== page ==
* If you’re in overall good health, how can keto be beneficial to you?
* We also talk about soy, lechtins, fancy cows, and the importance of self-compassion when approaching any eating plan.

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RECOMMENDED AND RELATED LINKS

Ketotarian by Dr. Will Cole

Dr. Will Cole’s biography

Episode 15 with Rebecca Katz: Nourish Yourself With Cancer-Fighting Foods

WRITE A YOGA PODCAST REVIEW

If you like the podcast, please leave a review or rating on iTunes! It makes it easier for others to find the podcast. If you don’t know how to leave a review, here are some step by step instructions. Woohoo! So easy!

SHOUT-OUT TO OUR SPONSORS

1. I love cooking but even I get tired of the grind day after day. One thing that’s helped me immensely is Sunbasket meal delivery service — they offer organic produce and clean ingredients and many different types of meal plans. Their food is so delicious and I LOVE how creative they are! Go to sunbasket.com/yogaland to get $35 off your first order.

2. LOLA is a female-founded company offering 100organic cotton tampons, pads, and liners. For every purchase, LOLA donates feminine care products to homeless shelters across the U.S. For 40% off all subscriptions, visit mylola.com and enter the code YOGALAND when you subscribe.

3. Care/of is a monthly subscription vitamin service made from high, quality ingredients personally tailored to your exact needs. Their short quiz asks you about your diet, health goals, and lifestyle choices and uses these answers to create personalized vitamin packs just for you. For 25% off your first month of personalized care/of vitamins, visit takecareof.com and enter promo code YOGALAND.

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Episode 105: Epidemiologist Ai Kubo on How Mindfulness and Nutrition Benefit Cancer Patients

Ai Kubo Yoga Podcast

Ai Kubo received a PhD in cancer epidemiology from Columbia University, and has nearly 40 scientific publications in peer-reviewed medical journals. Years ago, Kubo was told flat out, by one of the most renowned mindfulness researchers, not to try to create (and fund) mindfulness studies.

At that time, studying mindfulness and yoga was too fringe, she was told. She heeded this advice and spent a decade studying the effect of nutrition on cancer. But, as a yoga teacher, she felt that something was missing, so she decided to change the focus of her research.

These days, Kubo is hard at work creating studies that examine the effect of mindfulness for cancer patients and their families in reducing stress and depression. We had a lively conversation about her current studies, her approach to eating and living in a way that minimizes cancer risk, and the details on her 3-week Mindfulness Cleanse, which focuses on helping the body rest and reset.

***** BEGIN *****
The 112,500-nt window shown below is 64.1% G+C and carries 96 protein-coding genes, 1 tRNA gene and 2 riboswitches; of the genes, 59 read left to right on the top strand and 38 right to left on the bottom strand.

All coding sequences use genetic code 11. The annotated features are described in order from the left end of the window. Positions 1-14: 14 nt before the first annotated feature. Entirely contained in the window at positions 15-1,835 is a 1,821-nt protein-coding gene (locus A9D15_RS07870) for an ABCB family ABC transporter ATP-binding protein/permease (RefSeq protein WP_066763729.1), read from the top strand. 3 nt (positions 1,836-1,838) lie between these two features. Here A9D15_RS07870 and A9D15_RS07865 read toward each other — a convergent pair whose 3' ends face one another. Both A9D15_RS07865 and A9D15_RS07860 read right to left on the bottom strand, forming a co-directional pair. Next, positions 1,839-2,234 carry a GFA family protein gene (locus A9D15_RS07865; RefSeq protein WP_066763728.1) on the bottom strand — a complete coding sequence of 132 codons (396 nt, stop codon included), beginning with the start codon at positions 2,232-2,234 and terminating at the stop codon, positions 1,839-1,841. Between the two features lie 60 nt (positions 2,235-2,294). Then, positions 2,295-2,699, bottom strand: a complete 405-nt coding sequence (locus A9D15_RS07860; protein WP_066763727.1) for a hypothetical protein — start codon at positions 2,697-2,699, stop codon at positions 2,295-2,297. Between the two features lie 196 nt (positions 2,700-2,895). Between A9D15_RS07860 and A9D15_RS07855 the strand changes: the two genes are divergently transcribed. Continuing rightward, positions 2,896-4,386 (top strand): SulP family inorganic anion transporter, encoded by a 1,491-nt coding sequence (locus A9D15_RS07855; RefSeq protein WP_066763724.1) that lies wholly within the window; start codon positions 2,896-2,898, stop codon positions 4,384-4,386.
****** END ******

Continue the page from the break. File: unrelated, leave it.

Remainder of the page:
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RECOMMENDED AND RELATED LINKS

The Mindful Cleanse with Ai Kubo

Episode 15: Rebecca Katz – Nourish Yourself with Cancer Fighting Foods

Episode 73: How Talking about Adversity Inspires Positive Change

WRITE A YOGA PODCAST REVIEW

If you like the podcast, please leave a review or rating on iTunes! It makes it easier for others to find the podcast. If you don’t know how to leave a review, here are some step by step instructions. Woohoo! So easy!

SHOUT-OUT TO OUR SPONSORS
1. I love cooking but even I get tired of the grind day after day. One thing that’s helped me immensely is Sunbasket meal delivery service — they offer organic produce and clean ingredients and many different types of meal plans. Their food is so delicious and I LOVE how creative they are! Go to sunbasket.com/yogaland to get $35 off your first order.

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Why I Meditate

I Don't Meditate | Yoga Meditation | Jason Crandell Yoga

“I don’t meditate.”

“I don’t do yoga.”

“Meditation and yoga are for New Age, magical thinkers who are out of touch with reality and have too much time on their hands.”

These might have been some of my own personal excuses I made to the person that was dragging me to my first yoga class more than 20 years ago. She didn’t listen to me. And, really, why should she have listened? I was wrong on all counts. At the time, it was unclear just how profoundly wrong I was. Time would tell a different story.

So, what was my deal? Well, it was simple: I didn’t understand anything about meditation or yoga. So, my mind made up an incorrect story based on very little information. If this sounds familiar, it’s because we all do it from time to time. One of the many problems with this hard-headed tendency is that we cut ourselves off from experiences that can be incredibly valuable to us—like yoga and meditation.

See also Change Your Day with a Lovingkindness Meditation